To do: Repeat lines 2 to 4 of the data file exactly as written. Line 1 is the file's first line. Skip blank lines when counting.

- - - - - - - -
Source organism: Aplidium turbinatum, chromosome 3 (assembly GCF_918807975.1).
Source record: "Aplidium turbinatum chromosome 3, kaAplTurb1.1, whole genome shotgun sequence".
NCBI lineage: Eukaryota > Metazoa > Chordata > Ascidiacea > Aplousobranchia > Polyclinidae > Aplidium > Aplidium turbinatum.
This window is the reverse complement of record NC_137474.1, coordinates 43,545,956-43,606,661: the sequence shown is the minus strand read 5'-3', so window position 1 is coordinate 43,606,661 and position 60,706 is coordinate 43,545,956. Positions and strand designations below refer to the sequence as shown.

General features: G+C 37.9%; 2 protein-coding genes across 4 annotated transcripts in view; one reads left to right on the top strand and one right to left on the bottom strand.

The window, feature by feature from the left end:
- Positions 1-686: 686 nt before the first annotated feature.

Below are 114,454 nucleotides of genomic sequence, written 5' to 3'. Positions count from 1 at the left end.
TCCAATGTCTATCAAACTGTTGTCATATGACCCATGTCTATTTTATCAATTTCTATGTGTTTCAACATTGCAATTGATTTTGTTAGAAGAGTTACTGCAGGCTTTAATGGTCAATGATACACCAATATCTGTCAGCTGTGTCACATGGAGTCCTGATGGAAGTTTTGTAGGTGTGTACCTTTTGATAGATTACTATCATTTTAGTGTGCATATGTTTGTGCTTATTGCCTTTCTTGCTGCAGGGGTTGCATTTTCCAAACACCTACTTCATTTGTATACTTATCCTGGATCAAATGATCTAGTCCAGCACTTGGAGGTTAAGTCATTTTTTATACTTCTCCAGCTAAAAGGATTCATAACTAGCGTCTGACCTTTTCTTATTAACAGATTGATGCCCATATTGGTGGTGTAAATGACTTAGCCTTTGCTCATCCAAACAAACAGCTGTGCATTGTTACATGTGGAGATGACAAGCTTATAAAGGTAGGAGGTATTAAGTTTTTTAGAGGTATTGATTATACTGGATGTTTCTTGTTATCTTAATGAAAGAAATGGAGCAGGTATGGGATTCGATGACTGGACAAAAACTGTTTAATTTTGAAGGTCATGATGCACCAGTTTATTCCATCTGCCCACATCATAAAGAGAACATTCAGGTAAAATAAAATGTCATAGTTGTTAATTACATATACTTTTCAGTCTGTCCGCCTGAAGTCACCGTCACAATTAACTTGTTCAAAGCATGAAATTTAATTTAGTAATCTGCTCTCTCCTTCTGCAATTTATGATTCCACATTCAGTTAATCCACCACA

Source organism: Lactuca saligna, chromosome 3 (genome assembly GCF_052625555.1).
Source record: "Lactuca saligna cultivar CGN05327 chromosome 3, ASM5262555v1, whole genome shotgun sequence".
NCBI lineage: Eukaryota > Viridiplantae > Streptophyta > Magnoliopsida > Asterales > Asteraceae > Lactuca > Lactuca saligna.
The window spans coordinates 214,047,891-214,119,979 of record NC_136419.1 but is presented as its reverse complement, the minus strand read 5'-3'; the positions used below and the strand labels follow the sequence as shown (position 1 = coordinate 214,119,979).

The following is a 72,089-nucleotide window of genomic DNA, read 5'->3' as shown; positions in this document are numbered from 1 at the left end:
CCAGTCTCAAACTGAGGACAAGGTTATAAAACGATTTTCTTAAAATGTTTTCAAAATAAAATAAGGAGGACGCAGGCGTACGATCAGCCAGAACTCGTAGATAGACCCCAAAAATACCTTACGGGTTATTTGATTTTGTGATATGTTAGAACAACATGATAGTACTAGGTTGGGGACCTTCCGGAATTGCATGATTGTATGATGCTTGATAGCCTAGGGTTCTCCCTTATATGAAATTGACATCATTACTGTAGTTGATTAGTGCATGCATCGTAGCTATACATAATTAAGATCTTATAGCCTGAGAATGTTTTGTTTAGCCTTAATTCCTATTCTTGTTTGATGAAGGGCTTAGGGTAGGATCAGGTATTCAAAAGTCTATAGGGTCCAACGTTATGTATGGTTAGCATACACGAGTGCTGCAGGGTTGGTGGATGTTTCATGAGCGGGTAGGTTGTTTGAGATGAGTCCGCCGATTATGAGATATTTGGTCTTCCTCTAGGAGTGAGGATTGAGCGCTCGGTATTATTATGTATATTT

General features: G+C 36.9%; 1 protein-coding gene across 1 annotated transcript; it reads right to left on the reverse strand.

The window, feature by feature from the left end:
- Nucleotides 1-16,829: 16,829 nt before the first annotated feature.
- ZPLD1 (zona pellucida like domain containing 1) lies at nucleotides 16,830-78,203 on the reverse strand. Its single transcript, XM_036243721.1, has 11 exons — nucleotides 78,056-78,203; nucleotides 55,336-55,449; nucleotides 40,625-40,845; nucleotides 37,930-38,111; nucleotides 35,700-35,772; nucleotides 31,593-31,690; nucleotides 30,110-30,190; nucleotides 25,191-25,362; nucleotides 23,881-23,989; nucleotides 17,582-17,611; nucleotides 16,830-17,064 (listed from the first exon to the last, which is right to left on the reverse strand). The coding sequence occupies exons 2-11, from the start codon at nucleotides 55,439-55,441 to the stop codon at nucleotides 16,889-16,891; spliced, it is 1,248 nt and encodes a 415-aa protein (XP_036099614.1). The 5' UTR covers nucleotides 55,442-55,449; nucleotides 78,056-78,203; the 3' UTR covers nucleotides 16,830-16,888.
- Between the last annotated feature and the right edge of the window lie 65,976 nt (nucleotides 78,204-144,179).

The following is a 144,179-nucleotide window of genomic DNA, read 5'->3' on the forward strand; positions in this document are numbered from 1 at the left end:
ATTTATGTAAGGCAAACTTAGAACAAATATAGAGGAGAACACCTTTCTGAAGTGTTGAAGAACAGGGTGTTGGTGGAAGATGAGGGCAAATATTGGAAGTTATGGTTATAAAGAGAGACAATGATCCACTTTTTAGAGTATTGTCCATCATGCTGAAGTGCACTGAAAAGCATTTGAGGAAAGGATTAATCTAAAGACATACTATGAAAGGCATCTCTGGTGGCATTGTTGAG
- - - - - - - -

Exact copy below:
Source record: "Aplidium turbinatum chromosome 3, kaAplTurb1.1, whole genome shotgun sequence".
NCBI lineage: Eukaryota > Metazoa > Chordata > Ascidiacea > Aplousobranchia > Polyclinidae > Aplidium > Aplidium turbinatum.
This window is the reverse complement of record NC_137474.1, coordinates 43,545,956-43,606,661: the sequence shown is the minus strand read 5'-3', so window position 1 is coordinate 43,606,661 and position 60,706 is coordinate 43,545,956. Positions and strand designations below refer to the sequence as shown.